Veil - CLOSED
555 Aloha St.
Seattle WA 98109
Breakneck Styling on a Quiet Queen Anne Boulevard
By: Bryan R
*** Closed as of November 2008 ***
Veil is unfortunately one of the first high profile restaurants to succumb to the slowing economy both in Seattle and the rest of the nation. Owner Shannon Galusha signaled that he might be considering a new project or other options; but for now, this New York styled haute cuisine in upper Queen Anne is now closed.
Suppose Darth Vader took a trip to Seattle. After a long hard day of force-choking insolent underlings and tracking down the rebel's hidden base, Vader would undoubtedly be hungry. But this day, being a special day, he's feeling slightly homesick and would like to dine someplace a little reminiscent of his home on the Death Star. After a few minutes of mulling it over, he remembers Veil and the decision is made (no reservations necessary, of course).
Now this isn't because Queen Anne based Veil is evil (after all, we shouldn't forget that it's Vader who kills the emperor in the end) nor because Veil does all their food prep (and cooking?) with a light saber. No, it's because if any Seattle-metro restaurant would be voted most likely to appear on a space station, Veil, known for its progressive sense of space age styling, would be at the top of a very short list.
Oh yeah, and the food is pretty good too.
Finding the place was a little hard at night; the streets were pretty dark and from the outside, Veil is the epitome of low-key. But as we stepped out of the darkness and into Veil, we entered into white, more white, and some extra white on the side.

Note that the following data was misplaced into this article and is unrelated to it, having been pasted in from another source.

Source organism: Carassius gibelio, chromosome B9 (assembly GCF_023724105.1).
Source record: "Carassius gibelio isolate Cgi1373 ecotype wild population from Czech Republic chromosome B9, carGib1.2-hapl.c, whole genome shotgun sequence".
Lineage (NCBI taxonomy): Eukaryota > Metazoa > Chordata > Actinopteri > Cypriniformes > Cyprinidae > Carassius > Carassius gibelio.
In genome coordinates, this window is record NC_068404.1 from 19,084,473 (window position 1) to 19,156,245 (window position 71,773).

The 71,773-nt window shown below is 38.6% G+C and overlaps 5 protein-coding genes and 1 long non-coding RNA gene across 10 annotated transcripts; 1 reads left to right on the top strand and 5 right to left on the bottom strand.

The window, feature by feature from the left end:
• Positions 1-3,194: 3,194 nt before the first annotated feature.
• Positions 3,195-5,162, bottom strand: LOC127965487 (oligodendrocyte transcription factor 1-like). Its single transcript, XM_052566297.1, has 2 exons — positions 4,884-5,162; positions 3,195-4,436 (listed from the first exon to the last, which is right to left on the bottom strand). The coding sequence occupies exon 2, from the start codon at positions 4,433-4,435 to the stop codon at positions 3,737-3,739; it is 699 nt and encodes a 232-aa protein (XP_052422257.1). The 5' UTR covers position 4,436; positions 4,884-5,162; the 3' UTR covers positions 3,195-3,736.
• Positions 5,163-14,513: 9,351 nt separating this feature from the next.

So Veil is white. And in accordance to the name, thin, semi transparent sheet of fabric (veils if you will), cover the windows obscuring exterior objects into vague, phantom-like figures. The boxy and line driven interior styling suggests an ultra modern, New York chic design influence. Little touches such as freshly cut, colorful flowers and lamps emanating soft yellow and orange glows give the place a gentler touch. And although it's not printed on the menu, people watching, seeing, and being seen are a permanent daily special.
After taking in the striking decor, it was time to get down to business; empty stomachs were making their voices heard. Knowing that Veil has a reputation for first-rate food to accompany their cutting edge styling, we decided to splurge a bit and opted for the three course prix fixe dinners that included a starter, a main dish and a dessert.
In a refreshing change of pace that matches the minimalist surroundings, Veil has opted to buck the trend of so many high-end restaurants by naming their menu items as simply and straightforwardly as possible. Each item didn't come with its own little story nor was the word choice creatively vague (read: pretentious). For example, the starter risotto is succinctly named the Hard Shell Squash Risotto ($12, note item prices are quoted for their individual cost as opposed to being part of a packaged multi-course meal). Risotto aficionados need to add this dish to their list of conquests. The sweet and creamy, delicately layered risotto teamed with the graceful flavors of mascarpone, a triple cream cheese. In the words of our reviewer, it was simply "topnotch".